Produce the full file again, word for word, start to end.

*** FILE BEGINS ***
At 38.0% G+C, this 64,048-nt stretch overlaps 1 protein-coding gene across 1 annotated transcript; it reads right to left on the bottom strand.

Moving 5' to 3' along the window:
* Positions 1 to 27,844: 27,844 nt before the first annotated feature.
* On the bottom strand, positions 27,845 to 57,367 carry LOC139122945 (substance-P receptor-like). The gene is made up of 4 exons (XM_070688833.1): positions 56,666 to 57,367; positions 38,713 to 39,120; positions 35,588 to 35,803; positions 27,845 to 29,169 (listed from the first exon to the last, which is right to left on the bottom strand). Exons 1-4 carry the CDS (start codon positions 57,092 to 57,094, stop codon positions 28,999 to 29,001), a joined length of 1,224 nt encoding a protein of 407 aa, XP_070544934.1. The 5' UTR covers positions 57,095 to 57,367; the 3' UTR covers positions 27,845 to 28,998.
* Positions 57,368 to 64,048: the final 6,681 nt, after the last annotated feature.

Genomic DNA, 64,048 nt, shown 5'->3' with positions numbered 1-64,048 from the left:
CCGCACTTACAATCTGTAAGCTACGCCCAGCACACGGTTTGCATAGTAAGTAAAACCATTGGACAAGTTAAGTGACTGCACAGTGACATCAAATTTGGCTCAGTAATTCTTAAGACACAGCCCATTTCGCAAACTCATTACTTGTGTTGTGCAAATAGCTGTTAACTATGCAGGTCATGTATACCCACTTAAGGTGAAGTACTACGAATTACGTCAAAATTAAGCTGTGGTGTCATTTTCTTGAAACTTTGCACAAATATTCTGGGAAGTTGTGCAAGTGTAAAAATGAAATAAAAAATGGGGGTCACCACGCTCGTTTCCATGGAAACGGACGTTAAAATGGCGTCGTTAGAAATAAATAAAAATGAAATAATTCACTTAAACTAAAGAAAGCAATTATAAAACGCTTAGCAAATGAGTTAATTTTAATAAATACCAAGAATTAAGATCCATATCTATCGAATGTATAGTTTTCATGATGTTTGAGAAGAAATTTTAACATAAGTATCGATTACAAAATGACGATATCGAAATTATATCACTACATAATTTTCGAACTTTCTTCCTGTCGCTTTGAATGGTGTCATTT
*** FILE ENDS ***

At 38.0% G+C, this 64,048-nt stretch overlaps 1 protein-coding gene across 1 annotated transcript; it reads right to left on the bottom strand.

Moving 5' to 3' along the window:
* Positions 1 to 27,844: 27,844 nt before the first annotated feature.
* On the bottom strand, positions 27,845 to 57,367 carry LOC139122945 (substance-P receptor-like). The gene is made up of 4 exons (XM_070688833.1): positions 56,666 to 57,367; positions 38,713 to 39,120; positions 35,588 to 35,803; positions 27,845 to 29,169 (listed from the first exon to the last, which is right to left on the bottom strand). Exons 1-4 carry the CDS (start codon positions 57,092 to 57,094, stop codon positions 28,999 to 29,001), a joined length of 1,224 nt encoding a protein of 407 aa, XP_070544934.1. The 5' UTR covers positions 57,095 to 57,367; the 3' UTR covers positions 27,845 to 28,998.
* Positions 57,368 to 64,048: the final 6,681 nt, after the last annotated feature.

Genomic DNA, 64,048 nt, shown 5'->3' with positions numbered 1-64,048 from the left:
CCGCACTTACAATCTGTAAGCTACGCCCAGCACACGGTTTGCATAGTAAGTAAAACCATTGGACAAGTTAAGTGACTGCACAGTGACATCAAATTTGGCTCAGTAATTCTTAAGACACAGCCCATTTCGCAAACTCATTACTTGTGTTGTGCAAATAGCTGTTAACTATGCAGGTCATGTATACCCACTTAAGGTGAAGTACTACGAATTACGTCAAAATTAAGCTGTGGTGTCATTTTCTTGAAACTTTGCACAAATATTCTGGGAAGTTGTGCAAGTGTAAAAATGAAATAAAAAATGGGGGTCACCACGCTCGTTTCCATGGAAACGGACGTTAAAATGGCGTCGTTAGAAATAAATAAAAATGAAATAATTCACTTAAACTAAAGAAAGCAATTATAAAACGCTTAGCAAATGAGTTAATTTTAATAAATACCAAGAATTAAGATCCATATCTATCGAATGTATAGTTTTCATGATGTTTGAGAAGAAATTTTAACATAAGTATCGATTACAAAATGACGATATCGAAATTATATCACTACATAATTTTCGAACTTTCTTCCTGTCGCTTTGAATGGTGTCATTT